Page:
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Barrier Cream or Emollient: Which is Better for Lichen Sclerosus

Barrier Cream or Emollient: Which is Better for Lichen Sclerosus


For today’s video, I discuss the difference between barrier creams, emollients, balms, and salves and which option is best for lichen sclerosus.

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Timestamps for Barrier Cream or Emollient: Which is Better for Lichen Sclerosus

0:00 – Introduction

1:44 – Why are barrier creams and emollients so important for lichen sclerosus

4:12 – What are emollients

10:49 – What are barrier creams

16:26 – What about balms and salves

22:33 – Comparison of each product and what they do

24:20 – Do these products stain your underwear and clothing

25:34 – How often do you need to use these products + my routine

27:47 – Can you use these products with steroids?

29:48 – The importance of patch testing – do not skip this step

33:05 – Outro

Why Emollient is So Important with Lichen Sclerosus

How Emollient can Help Prevent Fusing

Blog Posts

Why Emollient is So Important

Reach out to me

Email: jaclyn@lostlabia.com & @thelostlabiachronicles on Instagram, Facebook, & TikTok


  • Kerry

    I love my “OzWellness Emu Oil Skin Repair Cream” which is more a balm and contains Emu Oil, Beeswax, Himalayan Rock Salt, Camel Oil, Rosemary Oil, Colloidal Silver – no nasties and they ship overseas – I only need it once a day

  • Susan

    I have just searched on the internet for a cream/balm and came across a cream called Emaud. It is quite expensive and wondering if it’s a scam or if any of our members have tried it. However I will continue looking. I have watched the video and will try a cream in addition to my prescription.
    Jaclyn, your videos and blogs are so helpful. Thank you

    • Jaclyn Lanthier

      I don’t use it because I cannot afford it. Any barrier or emollient is meant as an add-on to your primary treatment and is not meant to be the primary treatment. I know folks who love EmuAid and others that don’t like it, but I can’t speak from experience because I have never tried it.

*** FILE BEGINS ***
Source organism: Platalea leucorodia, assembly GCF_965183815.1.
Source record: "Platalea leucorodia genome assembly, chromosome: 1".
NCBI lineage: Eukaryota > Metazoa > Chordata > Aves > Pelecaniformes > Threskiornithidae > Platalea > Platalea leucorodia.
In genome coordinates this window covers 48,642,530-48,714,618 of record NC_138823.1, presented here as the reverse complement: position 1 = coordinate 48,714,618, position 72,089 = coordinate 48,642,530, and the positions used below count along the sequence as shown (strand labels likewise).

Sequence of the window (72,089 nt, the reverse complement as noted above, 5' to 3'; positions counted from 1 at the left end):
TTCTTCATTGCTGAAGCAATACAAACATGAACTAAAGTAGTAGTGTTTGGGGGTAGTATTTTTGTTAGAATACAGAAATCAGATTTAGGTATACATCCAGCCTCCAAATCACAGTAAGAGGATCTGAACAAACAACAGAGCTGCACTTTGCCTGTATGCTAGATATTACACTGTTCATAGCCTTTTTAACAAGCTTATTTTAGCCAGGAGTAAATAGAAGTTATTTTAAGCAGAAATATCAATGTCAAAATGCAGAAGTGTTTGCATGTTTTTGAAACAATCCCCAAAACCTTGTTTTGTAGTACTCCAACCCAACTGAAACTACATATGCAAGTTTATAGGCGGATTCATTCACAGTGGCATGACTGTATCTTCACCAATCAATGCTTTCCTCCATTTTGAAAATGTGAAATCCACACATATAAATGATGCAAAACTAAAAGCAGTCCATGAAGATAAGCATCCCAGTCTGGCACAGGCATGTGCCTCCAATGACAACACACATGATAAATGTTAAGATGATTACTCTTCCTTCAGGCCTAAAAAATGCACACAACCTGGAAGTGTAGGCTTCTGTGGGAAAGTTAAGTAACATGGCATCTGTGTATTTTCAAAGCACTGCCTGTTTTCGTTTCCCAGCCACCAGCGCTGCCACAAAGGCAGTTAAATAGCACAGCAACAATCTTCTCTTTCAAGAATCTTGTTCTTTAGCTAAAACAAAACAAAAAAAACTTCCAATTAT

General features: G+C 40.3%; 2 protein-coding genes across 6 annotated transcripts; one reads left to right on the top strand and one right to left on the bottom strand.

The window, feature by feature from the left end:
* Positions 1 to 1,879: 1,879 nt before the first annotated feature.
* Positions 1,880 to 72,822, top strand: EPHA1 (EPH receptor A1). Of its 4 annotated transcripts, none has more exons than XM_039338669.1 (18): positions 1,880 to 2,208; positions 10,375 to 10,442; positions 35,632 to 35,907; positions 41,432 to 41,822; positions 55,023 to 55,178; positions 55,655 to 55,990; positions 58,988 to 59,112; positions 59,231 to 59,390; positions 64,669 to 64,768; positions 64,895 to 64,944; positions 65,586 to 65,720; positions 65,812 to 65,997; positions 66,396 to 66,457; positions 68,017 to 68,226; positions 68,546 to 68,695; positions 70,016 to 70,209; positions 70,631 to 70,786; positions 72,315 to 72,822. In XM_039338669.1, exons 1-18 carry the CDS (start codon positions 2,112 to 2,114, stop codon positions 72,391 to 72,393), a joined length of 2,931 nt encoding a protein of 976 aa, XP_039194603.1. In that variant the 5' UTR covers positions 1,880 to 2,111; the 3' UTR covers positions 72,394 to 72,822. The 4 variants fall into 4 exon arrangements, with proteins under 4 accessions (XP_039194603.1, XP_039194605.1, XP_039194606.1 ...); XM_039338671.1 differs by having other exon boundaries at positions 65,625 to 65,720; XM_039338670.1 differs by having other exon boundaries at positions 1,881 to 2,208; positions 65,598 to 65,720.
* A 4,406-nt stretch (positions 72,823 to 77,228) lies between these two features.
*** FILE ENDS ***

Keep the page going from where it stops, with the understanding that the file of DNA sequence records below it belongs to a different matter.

• Kerry

      I bought it and yes way too expensive .. plus I had to apply it twice a day. The best barrier ointment value for money is Epaderm. It’s thick. My fave general use daily salve is Oz Wellness Emu Oil skin repair cream (not cream but salve). Emu oil is good stuff.

  • Laura

    So, my question is if you are using a barrier cream as an add on to regular treatment of LS using a steroid ointment, doesn’t it prevent the steroid ointments from being absorbed into the skin? If these other ointments, like Epaderm act as barriers, don’t they build up on skin? Would you have to wipe it off first before using the steroid ointment?

    • Jaclyn Lanthier

      Great question. It is safe to use barrier creams in conjunction with your steroids. In fact, your steroid medication comes with a built-in barrier cream. For example, Clobetasol the medication is in a base of petroleum jelly, which is a common barrier cream. It is the petroleum jelly/base ingredients that allows the medication to be delivered where it needs to be (through multiple layers of the vulvar tissue). LS specialists have even OK’d people to apply their steroid and cut it with more barrier cream if that feels better for the skin. Either way, it is recommended to soak in a bath/sitz bath for 15-20 minutes before applying your steroid, so if you’re worried about barrier cream on your skin, it would wash off before anyway. With love,

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